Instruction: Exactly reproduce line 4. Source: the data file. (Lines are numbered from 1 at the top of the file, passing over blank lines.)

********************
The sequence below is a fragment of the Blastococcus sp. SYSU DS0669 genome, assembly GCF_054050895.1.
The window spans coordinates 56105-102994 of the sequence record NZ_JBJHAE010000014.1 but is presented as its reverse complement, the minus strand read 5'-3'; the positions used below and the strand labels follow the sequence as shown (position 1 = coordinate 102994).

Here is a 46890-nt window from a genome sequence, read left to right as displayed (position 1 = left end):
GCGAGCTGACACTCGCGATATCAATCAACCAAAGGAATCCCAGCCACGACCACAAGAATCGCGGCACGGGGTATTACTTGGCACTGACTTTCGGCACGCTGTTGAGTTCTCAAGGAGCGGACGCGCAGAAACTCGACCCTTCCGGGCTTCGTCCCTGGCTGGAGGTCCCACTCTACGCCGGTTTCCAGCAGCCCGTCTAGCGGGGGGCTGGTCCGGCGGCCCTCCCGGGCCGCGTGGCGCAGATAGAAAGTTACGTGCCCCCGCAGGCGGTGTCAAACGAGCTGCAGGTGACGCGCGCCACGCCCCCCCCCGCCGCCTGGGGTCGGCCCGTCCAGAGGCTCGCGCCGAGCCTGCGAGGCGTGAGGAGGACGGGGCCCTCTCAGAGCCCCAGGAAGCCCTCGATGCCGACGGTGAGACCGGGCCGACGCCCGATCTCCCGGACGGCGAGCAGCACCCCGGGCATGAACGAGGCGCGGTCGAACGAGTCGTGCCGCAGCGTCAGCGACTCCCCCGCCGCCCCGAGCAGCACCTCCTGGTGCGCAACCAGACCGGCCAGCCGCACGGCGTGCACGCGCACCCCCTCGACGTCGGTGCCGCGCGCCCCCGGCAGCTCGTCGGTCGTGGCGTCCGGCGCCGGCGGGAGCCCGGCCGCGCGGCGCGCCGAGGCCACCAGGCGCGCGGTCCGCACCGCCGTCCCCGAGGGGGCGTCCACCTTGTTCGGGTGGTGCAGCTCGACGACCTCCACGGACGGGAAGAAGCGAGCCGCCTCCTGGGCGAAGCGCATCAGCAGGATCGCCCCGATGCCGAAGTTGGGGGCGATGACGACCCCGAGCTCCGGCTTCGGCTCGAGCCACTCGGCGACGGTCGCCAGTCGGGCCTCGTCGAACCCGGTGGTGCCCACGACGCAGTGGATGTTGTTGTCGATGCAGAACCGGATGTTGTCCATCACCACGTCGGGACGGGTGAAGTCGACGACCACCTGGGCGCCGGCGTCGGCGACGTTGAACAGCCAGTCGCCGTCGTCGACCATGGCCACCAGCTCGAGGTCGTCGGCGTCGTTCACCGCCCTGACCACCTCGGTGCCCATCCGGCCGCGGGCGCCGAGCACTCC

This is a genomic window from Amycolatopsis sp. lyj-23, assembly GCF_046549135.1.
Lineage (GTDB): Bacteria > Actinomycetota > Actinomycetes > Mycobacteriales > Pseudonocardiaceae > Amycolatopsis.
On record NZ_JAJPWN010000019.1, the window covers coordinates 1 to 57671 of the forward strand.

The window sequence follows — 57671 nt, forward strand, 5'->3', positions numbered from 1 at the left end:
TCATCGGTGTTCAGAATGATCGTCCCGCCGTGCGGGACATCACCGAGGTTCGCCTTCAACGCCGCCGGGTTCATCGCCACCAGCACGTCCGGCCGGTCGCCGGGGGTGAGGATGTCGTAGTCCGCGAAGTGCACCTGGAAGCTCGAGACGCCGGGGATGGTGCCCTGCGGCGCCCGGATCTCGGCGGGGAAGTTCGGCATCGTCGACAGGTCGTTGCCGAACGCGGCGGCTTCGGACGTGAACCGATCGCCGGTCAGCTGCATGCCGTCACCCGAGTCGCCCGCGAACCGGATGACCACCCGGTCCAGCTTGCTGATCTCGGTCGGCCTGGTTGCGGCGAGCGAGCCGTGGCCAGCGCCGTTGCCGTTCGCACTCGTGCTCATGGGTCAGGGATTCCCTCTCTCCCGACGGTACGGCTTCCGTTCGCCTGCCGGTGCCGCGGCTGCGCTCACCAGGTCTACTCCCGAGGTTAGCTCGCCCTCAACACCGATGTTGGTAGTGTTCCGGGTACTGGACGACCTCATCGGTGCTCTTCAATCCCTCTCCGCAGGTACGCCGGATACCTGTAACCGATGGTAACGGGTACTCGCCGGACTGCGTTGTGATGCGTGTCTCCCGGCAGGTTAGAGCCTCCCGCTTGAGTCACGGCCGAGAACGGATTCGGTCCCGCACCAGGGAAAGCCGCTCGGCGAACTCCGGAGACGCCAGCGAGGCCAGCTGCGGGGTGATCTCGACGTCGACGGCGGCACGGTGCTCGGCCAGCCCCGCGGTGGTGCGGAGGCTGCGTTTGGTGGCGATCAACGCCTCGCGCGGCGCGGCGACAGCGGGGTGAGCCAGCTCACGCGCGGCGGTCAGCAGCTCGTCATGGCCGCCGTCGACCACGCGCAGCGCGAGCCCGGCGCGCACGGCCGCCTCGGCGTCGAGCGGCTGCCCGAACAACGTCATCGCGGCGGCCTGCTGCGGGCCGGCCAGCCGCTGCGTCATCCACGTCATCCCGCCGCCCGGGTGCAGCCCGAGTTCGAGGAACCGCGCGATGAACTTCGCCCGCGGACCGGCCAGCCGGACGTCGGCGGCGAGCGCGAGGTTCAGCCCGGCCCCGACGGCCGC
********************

GCGAGCTGACACTCGCGATATCAATCAACCAAAGGAATCCCAGCCACGACCACAAGAATCGCGGCACGGGGTATTACTTGGCACTGACTTTCGGCACGCTGTTGAGTTCTCAAGGAGCGGACGCGCAGAAACTCGACCCTTCCGGGCTTCGTCCCTGGCTGGAGGTCCCACTCTACGCCGGTTTCCAGCAGCCCGTCTAGCGGGGGGCTGGTCCGGCGGCCCTCCCGGGCCGCGTGGCGCAGATAGAAAGTTACGTGCCCCCGCAGGCGGTGTCAAACGAGCTGCAGGTGACGCGCGCCACGCCCCCCCCCGCCGCCTGGGGTCGGCCCGTCCAGAGGCTCGCGCCGAGCCTGCGAGGCGTGAGGAGGACGGGGCCCTCTCAGAGCCCCAGGAAGCCCTCGATGCCGACGGTGAGACCGGGCCGACGCCCGATCTCCCGGACGGCGAGCAGCACCCCGGGCATGAACGAGGCGCGGTCGAACGAGTCGTGCCGCAGCGTCAGCGACTCCCCCGCCGCCCCGAGCAGCACCTCCTGGTGCGCAACCAGACCGGCCAGCCGCACGGCGTGCACGCGCACCCCCTCGACGTCGGTGCCGCGCGCCCCCGGCAGCTCGTCGGTCGTGGCGTCCGGCGCCGGCGGGAGCCCGGCCGCGCGGCGCGCCGAGGCCACCAGGCGCGCGGTCCGCACCGCCGTCCCCGAGGGGGCGTCCACCTTGTTCGGGTGGTGCAGCTCGACGACCTCCACGGACGGGAAGAAGCGAGCCGCCTCCTGGGCGAAGCGCATCAGCAGGATCGCCCCGATGCCGAAGTTGGGGGCGATGACGACCCCGAGCTCCGGCTTCGGCTCGAGCCACTCGGCGACGGTCGCCAGTCGGGCCTCGTCGAACCCGGTGGTGCCCACGACGCAGTGGATGTTGTTGTCGATGCAGAACCGGATGTTGTCCATCACCACGTCGGGACGGGTGAAGTCGACGACCACCTGGGCGCCGGCGTCGGCGACGTTGAACAGCCAGTCGCCGTCGTCGACCATGGCCACCAGCTCGAGGTCGTCGGCGTCGTTCACCGCCCTGACCACCTCGGTGCCCATCCGGCCGCGGGCGCCGAGCACTCC